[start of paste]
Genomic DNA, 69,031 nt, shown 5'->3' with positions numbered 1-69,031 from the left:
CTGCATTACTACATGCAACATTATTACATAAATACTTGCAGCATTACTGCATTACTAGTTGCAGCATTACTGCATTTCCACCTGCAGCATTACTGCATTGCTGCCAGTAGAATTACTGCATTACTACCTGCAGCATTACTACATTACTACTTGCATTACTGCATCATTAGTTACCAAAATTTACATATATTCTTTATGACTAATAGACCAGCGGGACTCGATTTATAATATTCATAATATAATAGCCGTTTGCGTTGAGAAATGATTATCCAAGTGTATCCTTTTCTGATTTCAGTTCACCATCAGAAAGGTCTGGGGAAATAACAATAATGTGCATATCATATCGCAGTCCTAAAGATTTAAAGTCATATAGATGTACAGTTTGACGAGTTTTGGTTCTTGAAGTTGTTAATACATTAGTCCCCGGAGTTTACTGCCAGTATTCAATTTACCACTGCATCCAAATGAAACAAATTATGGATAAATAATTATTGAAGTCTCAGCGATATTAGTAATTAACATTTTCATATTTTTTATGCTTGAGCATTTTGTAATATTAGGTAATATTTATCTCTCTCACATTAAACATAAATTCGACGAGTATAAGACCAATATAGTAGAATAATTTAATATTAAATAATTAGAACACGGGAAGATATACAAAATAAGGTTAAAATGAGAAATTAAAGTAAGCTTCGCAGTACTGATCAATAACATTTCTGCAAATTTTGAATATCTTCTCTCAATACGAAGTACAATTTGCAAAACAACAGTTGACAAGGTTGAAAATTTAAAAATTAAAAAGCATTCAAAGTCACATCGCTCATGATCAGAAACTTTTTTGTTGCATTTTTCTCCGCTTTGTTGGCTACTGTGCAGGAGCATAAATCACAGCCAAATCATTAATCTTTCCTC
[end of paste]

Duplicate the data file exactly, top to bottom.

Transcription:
Genomic DNA, 69,031 nt, shown 5'->3' with positions numbered 1-69,031 from the left:
CTGCATTACTACATGCAACATTATTACATAAATACTTGCAGCATTACTGCATTACTAGTTGCAGCATTACTGCATTTCCACCTGCAGCATTACTGCATTGCTGCCAGTAGAATTACTGCATTACTACCTGCAGCATTACTACATTACTACTTGCATTACTGCATCATTAGTTACCAAAATTTACATATATTCTTTATGACTAATAGACCAGCGGGACTCGATTTATAATATTCATAATATAATAGCCGTTTGCGTTGAGAAATGATTATCCAAGTGTATCCTTTTCTGATTTCAGTTCACCATCAGAAAGGTCTGGGGAAATAACAATAATGTGCATATCATATCGCAGTCCTAAAGATTTAAAGTCATATAGATGTACAGTTTGACGAGTTTTGGTTCTTGAAGTTGTTAATACATTAGTCCCCGGAGTTTACTGCCAGTATTCAATTTACCACTGCATCCAAATGAAACAAATTATGGATAAATAATTATTGAAGTCTCAGCGATATTAGTAATTAACATTTTCATATTTTTTATGCTTGAGCATTTTGTAATATTAGGTAATATTTATCTCTCTCACATTAAACATAAATTCGACGAGTATAAGACCAATATAGTAGAATAATTTAATATTAAATAATTAGAACACGGGAAGATATACAAAATAAGGTTAAAATGAGAAATTAAAGTAAGCTTCGCAGTACTGATCAATAACATTTCTGCAAATTTTGAATATCTTCTCTCAATACGAAGTACAATTTGCAAAACAACAGTTGACAAGGTTGAAAATTTAAAAATTAAAAAGCATTCAAAGTCACATCGCTCATGATCAGAAACTTTTTTGTTGCATTTTTCTCCGCTTTGTTGGCTACTGTGCAGGAGCATAAATCACAGCCAAATCATTAATCTTTCCTC